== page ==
Standard: WRC BUL 135
CYCLIC PRESSURE TESTS OF FULL SIZE PRESSURE VESSELS
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Pressure vessel strength analysis procedures, such as the rules embodied in the American Society of Mechanical Engineers (ASME) Boiler and Pressure Vessel Code, were evolved from practical experience until the mid-1940's. The experience was, for the most part, with low strength carbon steels. Fatigue failures were relatively rare because most pressure vessel services did not involve significant fatigue loading, and the low membrane stress levels and high ductility of the materials used helped to compensate for stress concentrations at local geometric is continuities. The availability of economical higher strength steels, with much higher ratios of yield to ultimate strengths than carbon steels, with new demands on pressure vessel strength required review and revision of design and fabrication procedures to permit efficient and safe design. The information required to establish new design criteria have been developed by controlled experiments rather than from service experience. Low cycle fatigue strength is one of the several design factors, selected by ASME as requiring investigation, which the Pressure Vessel Research Committee (PVRC) undertook to study. This paper is a report of the data and information gained from a study of the low-cycle fatigue strength of pressure vessels fabricated by good commercial practice as opposed to the usual laboratory specimen which is machined to close tolerances. The vessels tested were cylindrical shells, 7ft long, with a 36-in. ID, a 2-in. wall and hemispherical end closures, one with a 1-in. wall. The vessels contained frxn six to eight reinforced openings which are described in detail in this paper. The test conditions were established to study the relationships between specific variables and not to simulate service behavior. The results of these vessel tests must be related to predictions of service life through these relationships and must not be considered to be typical results of pressure vessel service.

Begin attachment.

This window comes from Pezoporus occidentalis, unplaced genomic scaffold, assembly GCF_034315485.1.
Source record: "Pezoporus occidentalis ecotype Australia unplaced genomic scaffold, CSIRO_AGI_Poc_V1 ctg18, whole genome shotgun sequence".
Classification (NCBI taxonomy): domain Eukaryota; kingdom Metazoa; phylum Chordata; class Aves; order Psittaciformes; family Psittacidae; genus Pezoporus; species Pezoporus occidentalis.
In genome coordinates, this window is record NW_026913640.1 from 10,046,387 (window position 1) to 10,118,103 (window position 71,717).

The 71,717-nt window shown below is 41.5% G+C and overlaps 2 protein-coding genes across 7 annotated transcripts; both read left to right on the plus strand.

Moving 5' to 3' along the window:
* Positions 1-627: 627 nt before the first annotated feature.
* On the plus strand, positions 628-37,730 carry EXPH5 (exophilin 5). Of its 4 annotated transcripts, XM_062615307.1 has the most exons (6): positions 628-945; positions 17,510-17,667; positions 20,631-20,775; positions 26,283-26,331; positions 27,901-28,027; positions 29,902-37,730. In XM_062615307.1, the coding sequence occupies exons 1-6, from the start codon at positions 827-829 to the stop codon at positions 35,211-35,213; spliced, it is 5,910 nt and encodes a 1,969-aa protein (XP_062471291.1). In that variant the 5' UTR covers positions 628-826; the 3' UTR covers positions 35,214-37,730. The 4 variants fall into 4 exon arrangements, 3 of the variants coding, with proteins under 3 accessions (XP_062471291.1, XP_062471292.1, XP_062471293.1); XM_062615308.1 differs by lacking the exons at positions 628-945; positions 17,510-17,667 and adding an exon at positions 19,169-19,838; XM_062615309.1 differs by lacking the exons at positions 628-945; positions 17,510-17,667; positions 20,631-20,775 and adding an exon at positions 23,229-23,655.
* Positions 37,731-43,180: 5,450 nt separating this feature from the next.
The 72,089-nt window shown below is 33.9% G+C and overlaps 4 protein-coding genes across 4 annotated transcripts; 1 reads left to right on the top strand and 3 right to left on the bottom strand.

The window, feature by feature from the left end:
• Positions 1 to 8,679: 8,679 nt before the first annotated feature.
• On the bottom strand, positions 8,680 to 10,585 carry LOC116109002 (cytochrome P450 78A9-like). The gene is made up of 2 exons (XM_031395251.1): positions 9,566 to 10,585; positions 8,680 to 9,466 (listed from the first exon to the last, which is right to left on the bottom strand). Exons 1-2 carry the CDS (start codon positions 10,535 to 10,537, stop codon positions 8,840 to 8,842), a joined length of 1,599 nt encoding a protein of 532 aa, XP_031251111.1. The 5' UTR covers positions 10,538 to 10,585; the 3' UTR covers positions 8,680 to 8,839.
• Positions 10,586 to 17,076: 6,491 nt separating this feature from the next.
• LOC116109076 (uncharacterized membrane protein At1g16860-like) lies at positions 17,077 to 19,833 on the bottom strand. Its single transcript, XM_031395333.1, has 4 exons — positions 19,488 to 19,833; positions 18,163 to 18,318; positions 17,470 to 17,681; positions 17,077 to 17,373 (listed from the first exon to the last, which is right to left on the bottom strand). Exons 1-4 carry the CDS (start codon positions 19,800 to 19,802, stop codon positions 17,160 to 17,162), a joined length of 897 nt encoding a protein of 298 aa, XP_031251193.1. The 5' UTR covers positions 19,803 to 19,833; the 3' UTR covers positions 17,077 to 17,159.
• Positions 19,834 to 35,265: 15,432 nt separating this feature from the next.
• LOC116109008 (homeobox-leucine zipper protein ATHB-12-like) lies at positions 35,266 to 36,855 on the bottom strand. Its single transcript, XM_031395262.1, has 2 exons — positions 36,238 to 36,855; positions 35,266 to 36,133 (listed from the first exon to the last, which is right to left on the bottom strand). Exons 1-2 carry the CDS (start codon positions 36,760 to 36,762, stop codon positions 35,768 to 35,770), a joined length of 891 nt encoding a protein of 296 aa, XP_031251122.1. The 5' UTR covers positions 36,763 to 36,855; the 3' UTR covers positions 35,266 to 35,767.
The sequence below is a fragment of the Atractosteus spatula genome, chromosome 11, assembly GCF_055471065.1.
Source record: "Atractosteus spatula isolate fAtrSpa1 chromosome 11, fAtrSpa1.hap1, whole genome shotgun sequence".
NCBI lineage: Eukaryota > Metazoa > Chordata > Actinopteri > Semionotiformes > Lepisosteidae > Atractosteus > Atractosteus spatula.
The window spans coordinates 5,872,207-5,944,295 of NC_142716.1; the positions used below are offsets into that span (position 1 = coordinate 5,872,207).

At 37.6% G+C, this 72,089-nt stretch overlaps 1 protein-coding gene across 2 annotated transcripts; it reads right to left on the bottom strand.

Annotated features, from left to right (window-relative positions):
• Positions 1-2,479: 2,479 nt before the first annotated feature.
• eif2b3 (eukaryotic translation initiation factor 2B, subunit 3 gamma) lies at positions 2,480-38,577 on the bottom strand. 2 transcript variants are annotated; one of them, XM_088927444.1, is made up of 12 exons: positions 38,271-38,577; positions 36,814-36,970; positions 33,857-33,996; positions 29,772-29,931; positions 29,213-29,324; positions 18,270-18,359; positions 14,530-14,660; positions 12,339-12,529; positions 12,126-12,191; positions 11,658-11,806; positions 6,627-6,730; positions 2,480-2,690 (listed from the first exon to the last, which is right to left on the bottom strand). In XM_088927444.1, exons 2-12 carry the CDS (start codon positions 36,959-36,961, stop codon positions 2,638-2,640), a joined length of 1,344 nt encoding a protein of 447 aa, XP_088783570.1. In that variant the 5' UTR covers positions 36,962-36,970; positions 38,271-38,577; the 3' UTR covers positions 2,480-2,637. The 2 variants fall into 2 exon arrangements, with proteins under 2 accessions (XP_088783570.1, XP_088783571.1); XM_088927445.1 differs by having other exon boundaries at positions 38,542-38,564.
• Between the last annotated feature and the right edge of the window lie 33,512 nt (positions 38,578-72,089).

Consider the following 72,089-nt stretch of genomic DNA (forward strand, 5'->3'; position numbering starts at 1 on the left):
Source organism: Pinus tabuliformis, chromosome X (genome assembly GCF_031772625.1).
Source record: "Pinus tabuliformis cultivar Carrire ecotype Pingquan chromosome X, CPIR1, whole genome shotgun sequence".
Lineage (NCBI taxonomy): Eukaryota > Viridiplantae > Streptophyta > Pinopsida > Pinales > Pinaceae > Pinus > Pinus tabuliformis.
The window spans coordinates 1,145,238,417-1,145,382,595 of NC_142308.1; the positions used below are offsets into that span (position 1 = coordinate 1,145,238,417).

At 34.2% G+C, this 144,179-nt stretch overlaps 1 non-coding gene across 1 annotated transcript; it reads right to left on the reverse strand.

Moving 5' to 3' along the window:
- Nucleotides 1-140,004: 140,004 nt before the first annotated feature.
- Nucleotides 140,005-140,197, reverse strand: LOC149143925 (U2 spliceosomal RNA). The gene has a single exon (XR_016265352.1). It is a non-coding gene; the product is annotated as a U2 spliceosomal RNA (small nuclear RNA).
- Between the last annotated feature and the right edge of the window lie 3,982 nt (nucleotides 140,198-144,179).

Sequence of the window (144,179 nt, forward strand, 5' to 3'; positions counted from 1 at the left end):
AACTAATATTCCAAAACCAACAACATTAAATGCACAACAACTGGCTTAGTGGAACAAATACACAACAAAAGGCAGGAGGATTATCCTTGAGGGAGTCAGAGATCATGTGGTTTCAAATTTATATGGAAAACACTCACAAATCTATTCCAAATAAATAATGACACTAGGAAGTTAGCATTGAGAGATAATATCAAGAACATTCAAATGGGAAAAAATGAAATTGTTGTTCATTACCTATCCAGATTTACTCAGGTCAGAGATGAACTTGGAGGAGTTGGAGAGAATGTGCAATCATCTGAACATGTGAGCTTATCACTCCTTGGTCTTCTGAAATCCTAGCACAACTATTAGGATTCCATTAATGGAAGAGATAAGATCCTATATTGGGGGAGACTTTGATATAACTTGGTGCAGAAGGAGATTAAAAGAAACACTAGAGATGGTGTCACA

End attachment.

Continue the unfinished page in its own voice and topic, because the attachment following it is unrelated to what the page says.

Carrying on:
|Organization:||Welding Research Council|
|Document Number:||wrc bul 135|
|Most Recent Revision:||YES|